The upcoming holiday season is going to look a lot different from years past. Large family gatherings should be exchanged for more intimate settings; experts recommend only celebrating with members of your household, as anything beyond that increases risk of COVID-19. (Household members are anyone you live with, whether you are related to them or not.)
These new constraints may be difficult, but adjusting expectations can help bring peace of mind.
“It’s important we’re able to practice self-compassion, and acknowledge this year isn’t going to be perfect,” says Carrie Wu, MD, a psychiatrist in the Psychosocial Oncology Program at Dana-Farber/Brigham and Women’s Cancer Center. “We’re all doing the best we can, and despite our best efforts, things might not turn out the way we expected or hoped.”
While this holiday season might be a bit unorthodox, there are ways to still enjoy this time of year while remaining safe.
Traditions are an important part of the holidays; they unite family and friends, help build a sense of belonging, and are often the source of countless memories. Keeping up with yearly traditions (even if they have to be done virtually) can help capture these experiences.
For example, does the family usually play games after dinner? Set up a video call to play a board game together or one that can be done over the internet. You can also schedule a toast, stream while you’re cooking, or even keep the call going during the entire meal.
Another option is to set up a video call for the whole day (for example, Zoom is lifting their 40-minute restriction for all free accounts on Thanksgiving). Doing so may help people feel less pressure when they’re on and allows them to come and go based on their availability.
Video conferencing alternatives
While video conferencing has proven to be a valuable tool, many have been experiencing video fatigue. If you’re looking for something different, try mailing someone food, flowers, or a gift, and have them call you once they received it. Opening items together over the phone (or video) is another great way to stay connected.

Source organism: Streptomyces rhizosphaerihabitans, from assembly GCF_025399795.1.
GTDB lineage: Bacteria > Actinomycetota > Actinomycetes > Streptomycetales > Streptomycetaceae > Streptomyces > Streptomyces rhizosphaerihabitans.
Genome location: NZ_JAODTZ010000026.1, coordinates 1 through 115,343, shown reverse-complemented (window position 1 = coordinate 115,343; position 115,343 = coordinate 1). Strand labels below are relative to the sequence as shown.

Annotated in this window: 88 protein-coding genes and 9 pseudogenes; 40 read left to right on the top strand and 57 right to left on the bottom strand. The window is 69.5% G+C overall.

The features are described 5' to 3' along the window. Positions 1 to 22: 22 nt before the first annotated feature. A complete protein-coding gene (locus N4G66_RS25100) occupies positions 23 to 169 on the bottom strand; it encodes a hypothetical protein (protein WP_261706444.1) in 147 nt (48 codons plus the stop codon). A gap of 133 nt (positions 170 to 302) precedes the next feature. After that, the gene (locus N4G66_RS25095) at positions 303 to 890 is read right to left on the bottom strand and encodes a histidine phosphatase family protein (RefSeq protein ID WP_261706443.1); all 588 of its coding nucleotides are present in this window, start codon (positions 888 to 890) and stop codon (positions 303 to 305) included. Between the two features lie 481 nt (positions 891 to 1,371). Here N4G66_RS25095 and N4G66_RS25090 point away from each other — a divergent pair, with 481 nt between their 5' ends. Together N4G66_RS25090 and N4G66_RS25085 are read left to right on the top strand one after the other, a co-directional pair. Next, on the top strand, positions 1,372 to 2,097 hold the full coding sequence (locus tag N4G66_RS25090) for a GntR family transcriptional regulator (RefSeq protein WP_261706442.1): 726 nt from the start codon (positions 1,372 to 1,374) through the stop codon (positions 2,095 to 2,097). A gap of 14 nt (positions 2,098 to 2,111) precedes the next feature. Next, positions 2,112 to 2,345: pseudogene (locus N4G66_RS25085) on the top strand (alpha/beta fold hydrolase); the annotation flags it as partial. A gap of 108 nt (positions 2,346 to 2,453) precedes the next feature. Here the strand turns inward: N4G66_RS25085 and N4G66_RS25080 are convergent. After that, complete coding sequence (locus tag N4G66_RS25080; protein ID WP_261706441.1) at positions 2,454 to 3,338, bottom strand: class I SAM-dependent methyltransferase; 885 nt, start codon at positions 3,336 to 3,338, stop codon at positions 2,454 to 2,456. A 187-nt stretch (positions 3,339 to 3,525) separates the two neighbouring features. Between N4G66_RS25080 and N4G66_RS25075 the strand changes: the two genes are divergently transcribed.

If a loved one is unable to travel, consider traveling to them but staying outside so that you are maintaining a safe distance. During your visit, you could drop off a gift, talk to your loved one over the phone, or enjoy a meal together while you stay outside, weather permitting. Even if you’re unable to be in the same room, your presence can help them feel connected and lift their mood.
Plan small and remain flexible
For those who must gather beyond their household for a holiday meal, the CDC recommends doing the following:
- Wear a mask
- Maintain physical distancing (6 feet)
- Avoid the area where food is being prepared
- Bring your own food, drinks, plates, cups, and utensils
Remember, celebrating with people beyond your household increases your risk of developing COVID-19, so it is not generally advised. The CDC does not have a limit or recommend a specific number of attendees for gatherings. Instead, the size of the gathering should be determined on the ability of everyone to stay at least six feet apart and practice safety protocols.
While the holidays have typically been a time to enjoy a meal together, consider a safe alternative instead. Organizing a walk or hike is a great way to safely see people, and if you are meeting for a meal, consider an outdoor picnic (weather permitting) rather than gathering in someone’s home.
Find your community
Finding a community with which you can connect and share experiences is a great way to help make the holidays feel more normal. While many community events have been canceled this year, some may have been moved to a virtual setting. Check your local city/town website, as well as social media, to discover what is still taking place online.
If you’d like to do something more personal, suggest swapping recipes, entrees, or a dessert with a friend or family member. Once you both have your item, try opening/enjoying them together during a video or phone call. This can be a great way to build and foster a sense of community.
It is also important to extend a virtual invitation to those who might be feeling isolated, including the elderly, co-workers, friends, or colleagues who can’t go home for the holidays.
If you yourself are feeling isolated, depressed, or alone this holiday season, know there are people you can talk to. The holidays bring forth a lot of emotions, and it can be helpful to speak with a licensed professional if you are feeling overwhelmed.
Much like the holidays themselves, travel is going to look a lot different this year. Staying home is the best way to protect yourself and other from the virus.
If you must travel, be sure to:
- Wear a mask when in public settings
- Avoid close contact with others
- Wash your hands often
- Try to avoid touching your eyes, nose, and mouth
It is also recommended to check your destination’s number of COVID-19 cases. Going to a state or country with a high case total increases your risk.
In addition to following all CDC guidelines, you should also be aware of all state and local restrictions for both where you live, as well as where you’re traveling to. Some states may require you to quarantine or produce a negative test when you arrive or return.